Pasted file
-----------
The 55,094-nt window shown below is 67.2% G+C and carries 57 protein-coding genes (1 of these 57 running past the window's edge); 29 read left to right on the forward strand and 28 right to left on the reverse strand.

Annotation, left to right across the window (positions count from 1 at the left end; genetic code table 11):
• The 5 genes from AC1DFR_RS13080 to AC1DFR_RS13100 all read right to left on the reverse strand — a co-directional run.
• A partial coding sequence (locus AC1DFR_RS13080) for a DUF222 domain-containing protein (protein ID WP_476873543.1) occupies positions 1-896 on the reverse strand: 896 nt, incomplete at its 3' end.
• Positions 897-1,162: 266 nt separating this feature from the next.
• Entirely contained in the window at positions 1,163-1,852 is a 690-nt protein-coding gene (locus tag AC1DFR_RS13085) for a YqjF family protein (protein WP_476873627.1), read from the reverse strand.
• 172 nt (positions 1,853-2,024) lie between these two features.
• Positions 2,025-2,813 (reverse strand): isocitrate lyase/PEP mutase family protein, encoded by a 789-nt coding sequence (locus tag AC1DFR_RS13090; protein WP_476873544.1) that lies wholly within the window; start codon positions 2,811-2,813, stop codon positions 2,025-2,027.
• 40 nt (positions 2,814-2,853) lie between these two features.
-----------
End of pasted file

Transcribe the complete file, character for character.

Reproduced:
The 55,094-nt window shown below is 67.2% G+C and carries 57 protein-coding genes (1 of these 57 running past the window's edge); 29 read left to right on the forward strand and 28 right to left on the reverse strand.

Annotation, left to right across the window (positions count from 1 at the left end; genetic code table 11):
• The 5 genes from AC1DFR_RS13080 to AC1DFR_RS13100 all read right to left on the reverse strand — a co-directional run.
• A partial coding sequence (locus AC1DFR_RS13080) for a DUF222 domain-containing protein (protein ID WP_476873543.1) occupies positions 1-896 on the reverse strand: 896 nt, incomplete at its 3' end.
• Positions 897-1,162: 266 nt separating this feature from the next.
• Entirely contained in the window at positions 1,163-1,852 is a 690-nt protein-coding gene (locus tag AC1DFR_RS13085) for a YqjF family protein (protein WP_476873627.1), read from the reverse strand.
• 172 nt (positions 1,853-2,024) lie between these two features.
• Positions 2,025-2,813 (reverse strand): isocitrate lyase/PEP mutase family protein, encoded by a 789-nt coding sequence (locus tag AC1DFR_RS13090; protein WP_476873544.1) that lies wholly within the window; start codon positions 2,811-2,813, stop codon positions 2,025-2,027.
• 40 nt (positions 2,814-2,853) lie between these two features.